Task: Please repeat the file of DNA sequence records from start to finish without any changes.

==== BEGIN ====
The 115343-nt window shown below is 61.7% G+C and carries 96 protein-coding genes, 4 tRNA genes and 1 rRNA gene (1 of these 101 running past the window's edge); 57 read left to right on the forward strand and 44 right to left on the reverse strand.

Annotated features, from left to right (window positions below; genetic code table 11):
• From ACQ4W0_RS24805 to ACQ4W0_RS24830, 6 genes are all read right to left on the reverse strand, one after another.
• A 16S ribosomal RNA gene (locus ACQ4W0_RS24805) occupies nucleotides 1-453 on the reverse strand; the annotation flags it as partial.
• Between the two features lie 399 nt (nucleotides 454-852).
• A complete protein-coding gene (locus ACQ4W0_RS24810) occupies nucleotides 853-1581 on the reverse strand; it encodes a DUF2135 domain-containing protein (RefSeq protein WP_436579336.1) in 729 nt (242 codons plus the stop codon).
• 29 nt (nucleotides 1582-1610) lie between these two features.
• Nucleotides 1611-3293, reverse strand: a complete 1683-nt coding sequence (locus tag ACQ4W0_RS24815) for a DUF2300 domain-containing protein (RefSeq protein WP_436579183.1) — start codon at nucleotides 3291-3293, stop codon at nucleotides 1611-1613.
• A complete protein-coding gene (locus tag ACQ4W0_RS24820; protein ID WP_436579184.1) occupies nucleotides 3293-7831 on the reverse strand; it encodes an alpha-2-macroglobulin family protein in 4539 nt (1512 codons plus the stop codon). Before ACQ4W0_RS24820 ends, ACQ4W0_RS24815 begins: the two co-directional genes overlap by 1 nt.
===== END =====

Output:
The 115343-nt window shown below is 61.7% G+C and carries 96 protein-coding genes, 4 tRNA genes and 1 rRNA gene (1 of these 101 running past the window's edge); 57 read left to right on the forward strand and 44 right to left on the reverse strand.

Annotated features, from left to right (window positions below; genetic code table 11):
• From ACQ4W0_RS24805 to ACQ4W0_RS24830, 6 genes are all read right to left on the reverse strand, one after another.
• A 16S ribosomal RNA gene (locus ACQ4W0_RS24805) occupies nucleotides 1-453 on the reverse strand; the annotation flags it as partial.
• Between the two features lie 399 nt (nucleotides 454-852).
• A complete protein-coding gene (locus ACQ4W0_RS24810) occupies nucleotides 853-1581 on the reverse strand; it encodes a DUF2135 domain-containing protein (RefSeq protein WP_436579336.1) in 729 nt (242 codons plus the stop codon).
• 29 nt (nucleotides 1582-1610) lie between these two features.
• Nucleotides 1611-3293, reverse strand: a complete 1683-nt coding sequence (locus tag ACQ4W0_RS24815) for a DUF2300 domain-containing protein (RefSeq protein WP_436579183.1) — start codon at nucleotides 3291-3293, stop codon at nucleotides 1611-1613.
• A complete protein-coding gene (locus tag ACQ4W0_RS24820; protein ID WP_436579184.1) occupies nucleotides 3293-7831 on the reverse strand; it encodes an alpha-2-macroglobulin family protein in 4539 nt (1512 codons plus the stop codon). Before ACQ4W0_RS24820 ends, ACQ4W0_RS24815 begins: the two co-directional genes overlap by 1 nt.